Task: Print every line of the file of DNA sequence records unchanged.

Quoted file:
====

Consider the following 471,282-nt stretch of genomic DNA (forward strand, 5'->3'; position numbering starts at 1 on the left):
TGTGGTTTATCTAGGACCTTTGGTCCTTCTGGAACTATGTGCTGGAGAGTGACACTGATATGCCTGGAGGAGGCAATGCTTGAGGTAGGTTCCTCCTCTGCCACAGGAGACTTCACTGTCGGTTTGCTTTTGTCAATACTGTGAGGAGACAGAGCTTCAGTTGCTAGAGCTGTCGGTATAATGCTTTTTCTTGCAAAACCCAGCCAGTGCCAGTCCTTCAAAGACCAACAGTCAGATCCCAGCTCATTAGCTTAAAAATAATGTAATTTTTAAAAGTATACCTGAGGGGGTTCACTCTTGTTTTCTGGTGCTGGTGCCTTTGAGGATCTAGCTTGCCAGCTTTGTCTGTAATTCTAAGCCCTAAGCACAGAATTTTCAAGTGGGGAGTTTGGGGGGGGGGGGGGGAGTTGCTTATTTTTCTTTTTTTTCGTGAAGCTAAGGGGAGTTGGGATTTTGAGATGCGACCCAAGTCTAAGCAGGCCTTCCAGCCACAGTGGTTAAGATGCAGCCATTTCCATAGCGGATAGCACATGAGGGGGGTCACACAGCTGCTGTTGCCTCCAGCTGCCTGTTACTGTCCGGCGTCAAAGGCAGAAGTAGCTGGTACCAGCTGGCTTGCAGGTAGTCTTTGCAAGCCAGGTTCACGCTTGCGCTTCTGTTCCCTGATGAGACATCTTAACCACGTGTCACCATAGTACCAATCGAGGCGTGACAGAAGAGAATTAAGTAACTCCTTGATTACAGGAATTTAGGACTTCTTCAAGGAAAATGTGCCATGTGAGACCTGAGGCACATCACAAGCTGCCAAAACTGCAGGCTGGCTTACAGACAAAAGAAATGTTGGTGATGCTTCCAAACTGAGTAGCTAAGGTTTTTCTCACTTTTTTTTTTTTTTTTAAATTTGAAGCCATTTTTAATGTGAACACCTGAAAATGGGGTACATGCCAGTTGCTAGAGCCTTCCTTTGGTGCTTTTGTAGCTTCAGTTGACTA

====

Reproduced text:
Consider the following 471,282-nt stretch of genomic DNA (forward strand, 5'->3'; position numbering starts at 1 on the left):
TGTGGTTTATCTAGGACCTTTGGTCCTTCTGGAACTATGTGCTGGAGAGTGACACTGATATGCCTGGAGGAGGCAATGCTTGAGGTAGGTTCCTCCTCTGCCACAGGAGACTTCACTGTCGGTTTGCTTTTGTCAATACTGTGAGGAGACAGAGCTTCAGTTGCTAGAGCTGTCGGTATAATGCTTTTTCTTGCAAAACCCAGCCAGTGCCAGTCCTTCAAAGACCAACAGTCAGATCCCAGCTCATTAGCTTAAAAATAATGTAATTTTTAAAAGTATACCTGAGGGGGTTCACTCTTGTTTTCTGGTGCTGGTGCCTTTGAGGATCTAGCTTGCCAGCTTTGTCTGTAATTCTAAGCCCTAAGCACAGAATTTTCAAGTGGGGAGTTTGGGGGGGGGGGGGGGAGTTGCTTATTTTTCTTTTTTTTCGTGAAGCTAAGGGGAGTTGGGATTTTGAGATGCGACCCAAGTCTAAGCAGGCCTTCCAGCCACAGTGGTTAAGATGCAGCCATTTCCATAGCGGATAGCACATGAGGGGGGTCACACAGCTGCTGTTGCCTCCAGCTGCCTGTTACTGTCCGGCGTCAAAGGCAGAAGTAGCTGGTACCAGCTGGCTTGCAGGTAGTCTTTGCAAGCCAGGTTCACGCTTGCGCTTCTGTTCCCTGATGAGACATCTTAACCACGTGTCACCATAGTACCAATCGAGGCGTGACAGAAGAGAATTAAGTAACTCCTTGATTACAGGAATTTAGGACTTCTTCAAGGAAAATGTGCCATGTGAGACCTGAGGCACATCACAAGCTGCCAAAACTGCAGGCTGGCTTACAGACAAAAGAAATGTTGGTGATGCTTCCAAACTGAGTAGCTAAGGTTTTTCTCACTTTTTTTTTTTTTTTTAAATTTGAAGCCATTTTTAATGTGAACACCTGAAAATGGGGTACATGCCAGTTGCTAGAGCCTTCCTTTGGTGCTTTTGTAGCTTCAGTTGACTA